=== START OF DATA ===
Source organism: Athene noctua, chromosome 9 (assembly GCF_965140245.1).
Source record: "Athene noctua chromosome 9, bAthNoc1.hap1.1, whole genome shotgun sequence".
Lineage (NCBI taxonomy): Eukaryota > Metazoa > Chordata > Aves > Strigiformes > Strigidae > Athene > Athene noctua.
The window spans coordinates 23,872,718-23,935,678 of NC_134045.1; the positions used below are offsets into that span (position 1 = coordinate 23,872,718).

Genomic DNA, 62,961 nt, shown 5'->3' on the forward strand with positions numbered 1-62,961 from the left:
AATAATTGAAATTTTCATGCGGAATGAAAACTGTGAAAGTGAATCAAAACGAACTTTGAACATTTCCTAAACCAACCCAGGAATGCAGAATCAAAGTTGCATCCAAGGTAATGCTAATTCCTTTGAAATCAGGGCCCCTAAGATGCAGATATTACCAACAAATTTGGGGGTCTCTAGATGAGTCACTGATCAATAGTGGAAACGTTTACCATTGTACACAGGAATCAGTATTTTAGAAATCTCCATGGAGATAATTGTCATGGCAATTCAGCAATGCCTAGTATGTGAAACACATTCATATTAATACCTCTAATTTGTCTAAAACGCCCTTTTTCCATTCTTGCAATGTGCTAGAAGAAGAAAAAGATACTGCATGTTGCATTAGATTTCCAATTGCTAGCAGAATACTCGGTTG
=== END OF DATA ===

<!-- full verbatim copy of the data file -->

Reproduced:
Source organism: Athene noctua, chromosome 9 (assembly GCF_965140245.1).
Source record: "Athene noctua chromosome 9, bAthNoc1.hap1.1, whole genome shotgun sequence".
Lineage (NCBI taxonomy): Eukaryota > Metazoa > Chordata > Aves > Strigiformes > Strigidae > Athene > Athene noctua.
The window spans coordinates 23,872,718-23,935,678 of NC_134045.1; the positions used below are offsets into that span (position 1 = coordinate 23,872,718).

Genomic DNA, 62,961 nt, shown 5'->3' on the forward strand with positions numbered 1-62,961 from the left:
AATAATTGAAATTTTCATGCGGAATGAAAACTGTGAAAGTGAATCAAAACGAACTTTGAACATTTCCTAAACCAACCCAGGAATGCAGAATCAAAGTTGCATCCAAGGTAATGCTAATTCCTTTGAAATCAGGGCCCCTAAGATGCAGATATTACCAACAAATTTGGGGGTCTCTAGATGAGTCACTGATCAATAGTGGAAACGTTTACCATTGTACACAGGAATCAGTATTTTAGAAATCTCCATGGAGATAATTGTCATGGCAATTCAGCAATGCCTAGTATGTGAAACACATTCATATTAATACCTCTAATTTGTCTAAAACGCCCTTTTTCCATTCTTGCAATGTGCTAGAAGAAGAAAAAGATACTGCATGTTGCATTAGATTTCCAATTGCTAGCAGAATACTCGGTTG